6th February 2018
Helping communities manage the forests they depend on can improve their livelihoods and strengthen the protection of forest resources. ClientEarth, working with European and Central African NGOs, give guidance on community forestry’s legal frameworks, to improve communities’ rights to their forest resources. In this article, Forests Law and Policy Advisor and Community Forestry Lead, Nathalie Faure, shares lessons she learned on a recent trip to Nepal.
Forests in Nepal cover about 40% of the country and a great majority of the population, which lives in rural areas, depends on forest resources for their livelihood. Today, forests under community management represent more than one-third of the total forest area.
Nepal has a long history of community forestry, with the first community forests set up 30 years ago. It is considered as one of the most well-established and successful models in the region, with a positive impact on both communities’ livelihoods and on the condition of the forests.
ClientEarth has been researching the most effective models of community forestry to share with the Congo basin countries. Having looked into community forests in Asia and the Pacific, Africa and Latin America, Nepal was chosen as one of the countries that could teach us the most interesting lessons about the design and implementation of community forest laws.
In October 2017, we went to Nepal to find out how the law works in practice.
Community forestry in the country developed in response to rural poverty, with the notion of ‘forests for the people’. Community forests are granted by the forest administration for a specific purpose. Activities organised around a ‘community forest user group’ (CFUG) are very diverse and can range from forest maintenance and protection (thinning, pruning, etc.), to the production of timber, ecotourism or growing other forest products like cardamom or lemon grass.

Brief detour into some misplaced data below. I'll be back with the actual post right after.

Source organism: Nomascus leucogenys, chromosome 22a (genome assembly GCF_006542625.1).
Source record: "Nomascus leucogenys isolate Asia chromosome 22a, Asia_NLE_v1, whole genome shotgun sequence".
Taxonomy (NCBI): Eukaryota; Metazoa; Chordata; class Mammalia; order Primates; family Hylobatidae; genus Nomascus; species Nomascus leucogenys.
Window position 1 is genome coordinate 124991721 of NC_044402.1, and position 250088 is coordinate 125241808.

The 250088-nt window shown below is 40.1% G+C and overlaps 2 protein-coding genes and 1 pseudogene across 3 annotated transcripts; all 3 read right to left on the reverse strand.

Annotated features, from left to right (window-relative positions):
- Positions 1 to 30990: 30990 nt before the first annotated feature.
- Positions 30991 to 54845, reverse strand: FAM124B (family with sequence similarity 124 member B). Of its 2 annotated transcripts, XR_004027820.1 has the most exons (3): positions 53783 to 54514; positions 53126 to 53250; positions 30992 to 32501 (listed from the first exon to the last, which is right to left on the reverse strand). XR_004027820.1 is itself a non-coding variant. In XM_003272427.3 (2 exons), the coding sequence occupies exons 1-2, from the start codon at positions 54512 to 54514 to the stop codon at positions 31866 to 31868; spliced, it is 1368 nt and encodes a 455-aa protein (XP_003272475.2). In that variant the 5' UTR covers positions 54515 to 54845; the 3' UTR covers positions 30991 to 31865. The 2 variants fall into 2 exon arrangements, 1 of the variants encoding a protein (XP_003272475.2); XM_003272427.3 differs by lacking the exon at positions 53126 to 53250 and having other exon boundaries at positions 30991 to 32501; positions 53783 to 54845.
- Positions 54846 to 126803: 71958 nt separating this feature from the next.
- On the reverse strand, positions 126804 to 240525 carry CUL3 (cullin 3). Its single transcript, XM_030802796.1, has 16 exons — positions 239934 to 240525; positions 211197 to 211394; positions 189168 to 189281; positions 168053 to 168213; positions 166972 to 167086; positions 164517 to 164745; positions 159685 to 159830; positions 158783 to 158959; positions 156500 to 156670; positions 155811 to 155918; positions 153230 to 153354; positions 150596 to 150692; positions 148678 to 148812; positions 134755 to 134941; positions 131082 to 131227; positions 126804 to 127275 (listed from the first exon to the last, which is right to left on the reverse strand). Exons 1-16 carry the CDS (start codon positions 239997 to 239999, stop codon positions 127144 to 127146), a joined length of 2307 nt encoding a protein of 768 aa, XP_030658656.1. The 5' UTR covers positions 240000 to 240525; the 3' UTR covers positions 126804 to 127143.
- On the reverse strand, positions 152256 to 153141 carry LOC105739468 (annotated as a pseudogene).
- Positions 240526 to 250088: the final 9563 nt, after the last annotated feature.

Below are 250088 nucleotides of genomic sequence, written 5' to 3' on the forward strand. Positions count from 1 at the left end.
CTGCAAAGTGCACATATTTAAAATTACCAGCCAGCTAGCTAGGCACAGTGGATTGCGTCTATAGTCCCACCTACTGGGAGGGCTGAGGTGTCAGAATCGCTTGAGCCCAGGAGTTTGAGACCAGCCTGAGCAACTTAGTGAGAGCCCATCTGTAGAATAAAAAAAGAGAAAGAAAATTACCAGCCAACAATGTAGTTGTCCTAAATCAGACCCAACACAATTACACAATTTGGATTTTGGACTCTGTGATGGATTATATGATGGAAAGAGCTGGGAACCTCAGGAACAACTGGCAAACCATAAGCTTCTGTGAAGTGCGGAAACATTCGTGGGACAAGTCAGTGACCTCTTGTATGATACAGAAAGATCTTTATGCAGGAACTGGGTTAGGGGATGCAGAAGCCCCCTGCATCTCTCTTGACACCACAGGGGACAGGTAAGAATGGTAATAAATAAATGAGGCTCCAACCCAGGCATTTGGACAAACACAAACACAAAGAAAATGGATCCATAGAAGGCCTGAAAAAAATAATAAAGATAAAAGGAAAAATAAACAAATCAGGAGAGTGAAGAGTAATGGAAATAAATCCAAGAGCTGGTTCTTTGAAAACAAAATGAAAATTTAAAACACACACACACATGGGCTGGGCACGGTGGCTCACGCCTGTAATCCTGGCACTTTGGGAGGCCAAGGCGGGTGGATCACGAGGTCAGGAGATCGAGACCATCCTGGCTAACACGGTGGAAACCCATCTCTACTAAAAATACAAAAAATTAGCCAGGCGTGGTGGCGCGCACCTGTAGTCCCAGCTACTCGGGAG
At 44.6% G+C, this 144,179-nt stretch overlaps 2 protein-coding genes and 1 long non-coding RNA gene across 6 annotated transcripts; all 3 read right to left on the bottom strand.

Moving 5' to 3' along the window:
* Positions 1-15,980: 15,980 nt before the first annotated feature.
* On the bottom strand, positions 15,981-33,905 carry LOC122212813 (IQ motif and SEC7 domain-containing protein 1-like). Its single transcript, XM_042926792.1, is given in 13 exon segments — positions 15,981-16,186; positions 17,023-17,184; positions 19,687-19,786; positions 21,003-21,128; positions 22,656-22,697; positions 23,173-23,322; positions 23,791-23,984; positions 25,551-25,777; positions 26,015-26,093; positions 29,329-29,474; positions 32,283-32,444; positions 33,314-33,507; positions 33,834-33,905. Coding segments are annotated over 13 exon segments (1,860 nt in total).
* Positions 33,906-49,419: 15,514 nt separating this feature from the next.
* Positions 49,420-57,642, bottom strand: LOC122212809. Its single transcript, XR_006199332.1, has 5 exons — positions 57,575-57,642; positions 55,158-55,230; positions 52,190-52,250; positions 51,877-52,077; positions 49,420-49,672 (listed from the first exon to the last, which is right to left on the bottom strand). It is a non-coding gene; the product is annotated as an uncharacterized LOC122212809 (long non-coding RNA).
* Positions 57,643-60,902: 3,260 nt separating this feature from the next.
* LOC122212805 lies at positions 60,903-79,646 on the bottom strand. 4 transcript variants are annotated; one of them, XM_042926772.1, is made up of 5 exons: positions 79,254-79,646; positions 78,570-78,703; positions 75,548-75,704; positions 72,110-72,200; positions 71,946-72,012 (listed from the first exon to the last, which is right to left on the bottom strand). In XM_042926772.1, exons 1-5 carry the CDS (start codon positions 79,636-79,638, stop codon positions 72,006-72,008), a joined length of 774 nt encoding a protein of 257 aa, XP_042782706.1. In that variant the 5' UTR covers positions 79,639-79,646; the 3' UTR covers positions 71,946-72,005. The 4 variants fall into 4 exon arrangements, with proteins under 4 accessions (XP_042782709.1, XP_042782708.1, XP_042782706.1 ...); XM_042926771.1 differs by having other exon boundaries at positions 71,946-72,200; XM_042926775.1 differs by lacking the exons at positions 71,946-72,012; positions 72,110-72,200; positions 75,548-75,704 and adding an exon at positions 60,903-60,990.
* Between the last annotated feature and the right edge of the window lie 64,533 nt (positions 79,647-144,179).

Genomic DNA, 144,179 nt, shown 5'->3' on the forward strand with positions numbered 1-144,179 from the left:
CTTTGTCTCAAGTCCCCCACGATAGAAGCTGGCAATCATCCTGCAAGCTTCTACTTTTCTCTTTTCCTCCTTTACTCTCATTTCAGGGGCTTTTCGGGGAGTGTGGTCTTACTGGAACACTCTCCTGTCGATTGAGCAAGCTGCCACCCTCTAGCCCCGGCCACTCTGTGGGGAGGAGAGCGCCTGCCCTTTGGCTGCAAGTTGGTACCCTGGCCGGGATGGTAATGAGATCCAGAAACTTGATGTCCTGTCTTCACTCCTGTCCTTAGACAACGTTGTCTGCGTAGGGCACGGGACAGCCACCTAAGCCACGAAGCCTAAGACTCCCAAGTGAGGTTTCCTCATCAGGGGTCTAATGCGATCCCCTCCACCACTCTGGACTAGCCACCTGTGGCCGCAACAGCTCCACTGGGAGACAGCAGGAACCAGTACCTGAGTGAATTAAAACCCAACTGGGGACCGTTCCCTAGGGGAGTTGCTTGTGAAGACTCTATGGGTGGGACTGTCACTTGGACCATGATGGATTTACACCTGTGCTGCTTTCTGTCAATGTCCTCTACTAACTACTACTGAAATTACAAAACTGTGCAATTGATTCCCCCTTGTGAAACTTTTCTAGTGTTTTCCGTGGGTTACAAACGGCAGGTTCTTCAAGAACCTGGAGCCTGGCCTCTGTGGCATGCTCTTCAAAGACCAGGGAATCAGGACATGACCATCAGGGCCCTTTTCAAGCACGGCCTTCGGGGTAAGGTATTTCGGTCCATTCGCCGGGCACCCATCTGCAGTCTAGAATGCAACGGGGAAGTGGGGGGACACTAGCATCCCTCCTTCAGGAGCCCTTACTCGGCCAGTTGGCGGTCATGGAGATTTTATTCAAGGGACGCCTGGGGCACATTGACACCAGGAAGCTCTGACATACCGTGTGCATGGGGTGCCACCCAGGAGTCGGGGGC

During our visit, we met with the local and national administrations working on the implementation of community forestry, including officials from the Ministry of Forests and a local Forest District Officer, who shared their experiences of applying rules on community forestry in practice.
We carried out community consultations in six CFUGs in three different regions of Nepal: in Kavre, located in the Kathmandu area; and at the border of Chitwan National Park and in Makwanpur, in the south of Nepal.
We explored seven key issues in our meetings with communities:
Here are some of the key lessons we learnt from our visit:
Nepal is reforming its forest legislation at the moment. This creates a unique opportunity to assess the current model of community forestry and address some of its problems, like inconsistencies between different legislation and the difficulty for communities to produce certain documents due to their complexity.
It will also be a time to consider new aspects of community forestry in the future, like the development of forest enterprises or exploring payment for environmental services to communities preserving their forest resources. This will ensure the model of community forestry in Nepal stays dynamic and responsive, as it was first designed.
ClientEarth will publish an in-depth analysis of legal frameworks on community forestry, offering guidance on key issues to take into account when designing and implementing community forest laws. This will include lessons learned from Nepal, as well as other country case studies. This analysis will aim at helping civil society and governments to develop clear and robust frameworks around community forestry in the Congo basin and beyond.